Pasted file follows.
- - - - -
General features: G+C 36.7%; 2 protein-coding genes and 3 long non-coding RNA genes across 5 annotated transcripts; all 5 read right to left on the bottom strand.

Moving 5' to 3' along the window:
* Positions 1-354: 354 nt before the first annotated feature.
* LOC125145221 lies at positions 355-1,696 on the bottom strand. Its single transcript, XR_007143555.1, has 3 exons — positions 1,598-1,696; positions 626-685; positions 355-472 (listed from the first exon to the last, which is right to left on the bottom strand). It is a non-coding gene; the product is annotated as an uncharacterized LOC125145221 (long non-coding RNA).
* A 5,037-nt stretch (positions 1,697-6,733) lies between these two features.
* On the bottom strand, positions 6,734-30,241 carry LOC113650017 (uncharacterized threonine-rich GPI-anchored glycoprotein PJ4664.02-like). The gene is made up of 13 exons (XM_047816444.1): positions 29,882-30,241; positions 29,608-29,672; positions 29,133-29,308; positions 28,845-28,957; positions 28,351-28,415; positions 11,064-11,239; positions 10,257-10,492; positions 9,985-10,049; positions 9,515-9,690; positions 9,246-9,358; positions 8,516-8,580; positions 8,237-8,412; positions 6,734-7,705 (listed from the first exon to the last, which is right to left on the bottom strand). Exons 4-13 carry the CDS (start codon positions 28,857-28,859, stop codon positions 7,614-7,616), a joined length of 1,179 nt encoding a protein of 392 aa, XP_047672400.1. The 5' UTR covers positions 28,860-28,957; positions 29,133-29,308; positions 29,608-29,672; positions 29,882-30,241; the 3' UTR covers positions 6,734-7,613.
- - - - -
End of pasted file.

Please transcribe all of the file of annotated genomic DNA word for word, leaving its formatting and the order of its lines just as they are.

General features: G+C 36.7%; 2 protein-coding genes and 3 long non-coding RNA genes across 5 annotated transcripts; all 5 read right to left on the bottom strand.

Moving 5' to 3' along the window:
* Positions 1-354: 354 nt before the first annotated feature.
* LOC125145221 lies at positions 355-1,696 on the bottom strand. Its single transcript, XR_007143555.1, has 3 exons — positions 1,598-1,696; positions 626-685; positions 355-472 (listed from the first exon to the last, which is right to left on the bottom strand). It is a non-coding gene; the product is annotated as an uncharacterized LOC125145221 (long non-coding RNA).
* A 5,037-nt stretch (positions 1,697-6,733) lies between these two features.
* On the bottom strand, positions 6,734-30,241 carry LOC113650017 (uncharacterized threonine-rich GPI-anchored glycoprotein PJ4664.02-like). The gene is made up of 13 exons (XM_047816444.1): positions 29,882-30,241; positions 29,608-29,672; positions 29,133-29,308; positions 28,845-28,957; positions 28,351-28,415; positions 11,064-11,239; positions 10,257-10,492; positions 9,985-10,049; positions 9,515-9,690; positions 9,246-9,358; positions 8,516-8,580; positions 8,237-8,412; positions 6,734-7,705 (listed from the first exon to the last, which is right to left on the bottom strand). Exons 4-13 carry the CDS (start codon positions 28,857-28,859, stop codon positions 7,614-7,616), a joined length of 1,179 nt encoding a protein of 392 aa, XP_047672400.1. The 5' UTR covers positions 28,860-28,957; positions 29,133-29,308; positions 29,608-29,672; positions 29,882-30,241; the 3' UTR covers positions 6,734-7,613.